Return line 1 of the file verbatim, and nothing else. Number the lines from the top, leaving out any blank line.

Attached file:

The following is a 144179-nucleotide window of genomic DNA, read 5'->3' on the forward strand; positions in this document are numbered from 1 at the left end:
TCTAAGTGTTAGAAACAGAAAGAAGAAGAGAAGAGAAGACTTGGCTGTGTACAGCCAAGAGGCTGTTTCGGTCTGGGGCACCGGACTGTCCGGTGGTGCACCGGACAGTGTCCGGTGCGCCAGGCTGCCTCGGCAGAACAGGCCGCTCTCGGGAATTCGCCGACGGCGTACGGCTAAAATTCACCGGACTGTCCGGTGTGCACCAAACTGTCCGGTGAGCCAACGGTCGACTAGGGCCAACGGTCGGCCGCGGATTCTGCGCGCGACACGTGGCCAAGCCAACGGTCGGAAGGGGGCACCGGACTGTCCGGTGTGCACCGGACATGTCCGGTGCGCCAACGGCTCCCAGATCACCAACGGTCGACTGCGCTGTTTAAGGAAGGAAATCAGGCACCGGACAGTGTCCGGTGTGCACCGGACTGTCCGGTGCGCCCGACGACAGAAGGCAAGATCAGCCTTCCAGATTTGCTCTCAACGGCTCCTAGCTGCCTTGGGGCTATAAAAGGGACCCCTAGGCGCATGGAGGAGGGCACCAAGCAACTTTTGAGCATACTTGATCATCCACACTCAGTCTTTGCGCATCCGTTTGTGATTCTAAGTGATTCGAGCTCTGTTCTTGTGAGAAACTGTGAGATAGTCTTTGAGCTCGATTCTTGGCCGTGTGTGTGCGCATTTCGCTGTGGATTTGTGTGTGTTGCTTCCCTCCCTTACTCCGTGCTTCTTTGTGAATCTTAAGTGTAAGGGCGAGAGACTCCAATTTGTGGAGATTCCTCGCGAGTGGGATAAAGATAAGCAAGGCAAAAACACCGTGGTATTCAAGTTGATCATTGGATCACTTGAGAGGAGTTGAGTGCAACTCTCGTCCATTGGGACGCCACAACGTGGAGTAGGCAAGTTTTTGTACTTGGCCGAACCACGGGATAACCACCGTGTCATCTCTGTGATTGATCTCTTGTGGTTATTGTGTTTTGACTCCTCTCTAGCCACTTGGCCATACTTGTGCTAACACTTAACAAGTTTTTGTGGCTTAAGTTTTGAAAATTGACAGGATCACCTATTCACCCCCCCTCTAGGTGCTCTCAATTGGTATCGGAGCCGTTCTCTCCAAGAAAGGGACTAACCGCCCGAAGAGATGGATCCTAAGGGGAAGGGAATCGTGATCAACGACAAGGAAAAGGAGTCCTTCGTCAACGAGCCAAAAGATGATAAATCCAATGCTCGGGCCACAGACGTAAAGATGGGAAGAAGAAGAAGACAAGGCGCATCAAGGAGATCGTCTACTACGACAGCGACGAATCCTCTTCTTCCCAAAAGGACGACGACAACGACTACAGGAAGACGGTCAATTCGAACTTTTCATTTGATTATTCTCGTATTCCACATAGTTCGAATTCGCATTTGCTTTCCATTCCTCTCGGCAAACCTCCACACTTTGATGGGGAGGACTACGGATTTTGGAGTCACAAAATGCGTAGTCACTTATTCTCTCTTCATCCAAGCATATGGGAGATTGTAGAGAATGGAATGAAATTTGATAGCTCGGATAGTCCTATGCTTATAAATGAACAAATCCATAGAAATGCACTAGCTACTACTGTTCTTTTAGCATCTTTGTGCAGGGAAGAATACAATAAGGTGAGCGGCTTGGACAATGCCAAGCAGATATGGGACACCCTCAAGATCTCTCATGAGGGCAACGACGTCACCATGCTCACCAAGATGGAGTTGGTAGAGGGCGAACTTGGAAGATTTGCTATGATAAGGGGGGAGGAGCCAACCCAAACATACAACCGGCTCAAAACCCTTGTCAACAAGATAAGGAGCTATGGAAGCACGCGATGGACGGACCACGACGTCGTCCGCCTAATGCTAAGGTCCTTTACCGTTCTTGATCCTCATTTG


The following is a 144179-nucleotide window of genomic DNA, read 5'->3' on the forward strand; positions in this document are numbered from 1 at the left end: